NORTH AMERICA called for concrete examples illustrating challenges and concerns with full expansion. GRULAC responded that they wish to maintain certain collections of endemic species outside the MLS for strategic reasons, including to have bilateral negotiations with users, offering the example of Ecuador’s collection of cocoa. They announced their agreement on fully expanding Annex I to all PGRFA under the management and control of parties and in the public domain, in ex situ collections, with exemption lists declared at the moment of ratification, noting however that not all countries in the region are present and emphasizing the need for regional consultations. They suggested taking into consideration wording from the October 2019 negotiations, which specifies that parties can “declare during ratification a limited number of species native to its territory and/or landraces/farmers’ varieties generated and used in their territories” that will not be made available under the MLS.

CIVIL SOCIETY asked whether parties could define exemption lists only at the time of ratification or also later; and whether species that are currently not used for food and agriculture purposes would automatically be covered under the MLS if they become used for these purposes later. He further proposed a process that does not require repeated ratifications, thus easing partial expansion. ASIA emphasized the need to ensure expansion enhances benefits for farmers and to curtail free-riding, citing the example of non-parties accessing data on PGRFA through CGIAR genebanks.

Co-Chair Ryan specified the idea of full expansion, as presented in the June 2019 package, is associated with safeguards to accommodate parties’ concerns and protect strategic advantages of bilateral benefit-sharing arrangements under the Nagoya Protocol on ABS. On exemption lists, he noted the understanding that parties will keep their lists under review. Co-Chair Archak clarified that exemption lists would not be defined at the multilateral level, and would include a list of materials exempted from facilitated access, notwithstanding what other parties choose to do.

NORTH AMERICA noted the use of exemption lists accommodates concerns over states’ sovereign rights and that it will likely be easier to agree on expansion coupled with national exemption lists than to negotiate a positive list of crops. Noting that ratification and implementation are up to individual parties, she did not see value in regional exemption lists.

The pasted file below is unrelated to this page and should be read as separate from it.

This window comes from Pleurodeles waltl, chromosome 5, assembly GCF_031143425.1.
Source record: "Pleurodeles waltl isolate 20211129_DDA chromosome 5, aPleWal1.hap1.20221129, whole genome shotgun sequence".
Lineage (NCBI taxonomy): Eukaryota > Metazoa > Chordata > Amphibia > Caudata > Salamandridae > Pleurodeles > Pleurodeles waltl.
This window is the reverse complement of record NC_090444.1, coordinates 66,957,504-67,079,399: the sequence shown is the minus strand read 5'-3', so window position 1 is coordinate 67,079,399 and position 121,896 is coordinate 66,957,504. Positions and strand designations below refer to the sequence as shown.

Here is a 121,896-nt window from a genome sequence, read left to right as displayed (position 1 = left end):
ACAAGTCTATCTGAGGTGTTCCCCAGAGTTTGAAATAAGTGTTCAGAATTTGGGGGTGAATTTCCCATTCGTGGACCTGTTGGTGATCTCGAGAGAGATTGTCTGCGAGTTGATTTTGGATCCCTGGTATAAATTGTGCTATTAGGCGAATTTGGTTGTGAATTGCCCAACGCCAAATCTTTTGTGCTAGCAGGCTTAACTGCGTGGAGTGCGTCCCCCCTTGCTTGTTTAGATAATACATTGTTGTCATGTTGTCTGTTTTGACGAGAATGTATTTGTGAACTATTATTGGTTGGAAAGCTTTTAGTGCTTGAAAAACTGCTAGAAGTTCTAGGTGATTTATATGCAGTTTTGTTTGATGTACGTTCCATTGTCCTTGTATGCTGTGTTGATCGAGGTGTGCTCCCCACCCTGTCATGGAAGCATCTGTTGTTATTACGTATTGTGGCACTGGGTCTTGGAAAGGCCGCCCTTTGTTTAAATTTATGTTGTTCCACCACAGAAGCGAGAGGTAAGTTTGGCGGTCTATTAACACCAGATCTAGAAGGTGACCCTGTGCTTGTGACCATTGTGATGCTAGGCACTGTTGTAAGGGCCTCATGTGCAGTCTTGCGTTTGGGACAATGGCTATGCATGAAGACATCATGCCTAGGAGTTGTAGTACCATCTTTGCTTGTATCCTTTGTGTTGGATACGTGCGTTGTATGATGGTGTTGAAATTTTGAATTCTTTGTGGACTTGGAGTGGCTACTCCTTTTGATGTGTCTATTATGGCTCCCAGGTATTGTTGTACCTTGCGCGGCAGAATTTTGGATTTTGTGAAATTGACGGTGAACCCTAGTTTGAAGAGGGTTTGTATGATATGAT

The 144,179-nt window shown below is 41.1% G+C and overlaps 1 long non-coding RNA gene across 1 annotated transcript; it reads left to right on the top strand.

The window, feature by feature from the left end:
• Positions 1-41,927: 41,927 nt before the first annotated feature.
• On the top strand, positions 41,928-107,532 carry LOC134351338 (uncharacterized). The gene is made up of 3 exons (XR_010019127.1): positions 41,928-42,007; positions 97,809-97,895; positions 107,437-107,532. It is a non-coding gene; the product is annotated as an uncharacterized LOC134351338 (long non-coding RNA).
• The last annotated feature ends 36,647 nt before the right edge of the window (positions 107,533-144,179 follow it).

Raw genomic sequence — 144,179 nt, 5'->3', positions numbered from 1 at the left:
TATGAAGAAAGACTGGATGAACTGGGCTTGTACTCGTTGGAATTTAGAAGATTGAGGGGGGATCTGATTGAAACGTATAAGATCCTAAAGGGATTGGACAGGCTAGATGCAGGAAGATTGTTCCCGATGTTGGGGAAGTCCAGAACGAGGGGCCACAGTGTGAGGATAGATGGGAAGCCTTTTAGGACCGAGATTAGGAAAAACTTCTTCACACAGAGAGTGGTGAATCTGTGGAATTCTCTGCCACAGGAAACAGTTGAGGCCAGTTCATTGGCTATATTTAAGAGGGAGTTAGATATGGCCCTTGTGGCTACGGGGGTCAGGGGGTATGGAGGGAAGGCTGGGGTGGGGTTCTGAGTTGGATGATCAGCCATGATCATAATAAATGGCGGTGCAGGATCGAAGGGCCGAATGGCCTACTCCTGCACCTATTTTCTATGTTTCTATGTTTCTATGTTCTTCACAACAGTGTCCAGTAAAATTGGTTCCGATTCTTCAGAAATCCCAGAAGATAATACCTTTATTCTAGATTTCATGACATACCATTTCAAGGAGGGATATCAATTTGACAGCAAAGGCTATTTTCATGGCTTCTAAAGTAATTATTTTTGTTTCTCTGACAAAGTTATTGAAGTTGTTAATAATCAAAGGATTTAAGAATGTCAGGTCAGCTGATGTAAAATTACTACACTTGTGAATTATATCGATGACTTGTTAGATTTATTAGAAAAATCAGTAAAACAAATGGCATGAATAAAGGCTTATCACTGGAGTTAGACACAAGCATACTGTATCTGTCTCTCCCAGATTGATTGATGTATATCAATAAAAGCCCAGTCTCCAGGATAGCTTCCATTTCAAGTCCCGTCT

AFRICA expressed concern about the impact of exemption lists on the speed of the ratification process, also noting uncertainties about the implications of such exemptions on users that source the material from other parties. They proposed formulation by experts of a positive indicative list of species that fall under the MLS to feed into the negotiations, with EUROPE disagreeing, noting the challenge of establishing clear criteria for the creation of such a list.

NORTH AMERICA and EUROPE urged parties to send indicative exclusion lists before the 12th meeting of the Working Group in September 2024. GRULAC responded by calling for an indication of anticipated benefit-sharing payments.

Co-Chair Ryan considered the discussions showcased broad support for full expansion with robust safeguards, and highlighted the need for further discussion on the design of these safeguards. He noted calls for more guidance on what “all PGRFA” means in practice. On exemption lists, he underscored the understanding that these would only cover a limited number of species that are native to the declaring parties’ territory. He said the Co-Chairs will reflect on the appropriate timing for inviting parties to share indicative exemption lists to inform the negotiation process, acknowledging the actual lists would be defined by governments at the time of ratification. On the proposed development of a positive list, he recalled the challenge of agreeing on the current list of crops in Annex I.

FARMERS ORGANIZATIONS emphasized the need to reflect on species of importance to Indigenous Peoples and local communities. He called for farmers to receive a copy of SMTAs signed for the transfer of material they contributed, noting this would support them to defend themselves in cases of subsequent patent applications.

CIVIL SOCIETY called for legal certainty on monetary and non-monetary benefit-sharing in the context of expansion, emphasizing harmony with the CBD. On safeguards, he underscored the importance of clear language in relation to scope and urged reflecting on how to accommodate for the emergence of new species or changes in species use, noting exemption lists defined at time of ratification would not address this. Recalling the focus on enhanced benefit-sharing, he suggested, as a bridging proposal, that gradual expansion could be contingent upon assessments of benefit-sharing levels.

DSI/GSD: Co-Chair Ryan recalled that the June 2019 package addresses DSI/GSD in the draft revised SMTA and the draft resolution, highlighting that none of the provisions were agreed ad referendum at the time. He noted two possible pathways: waiting for a resolution under the CBD and then adapting it to the Treaty context, or developing a Treaty approach while monitoring discussions under the CBD to ensure coherence. He highlighted the Co-Chairs’ view that a discussion on criteria/principles to guide the enhancement process would be useful regardless of whether a “CBD first” or “Treaty first” approach was favored.

Ryan suggested parties:

  • focus on the application of DSI/GSD to PGRFA and the payment structures to be defined in the enhanced MLS;
  • reflect on non-monetary benefit-sharing and ensure coherence with the capacity-building strategy;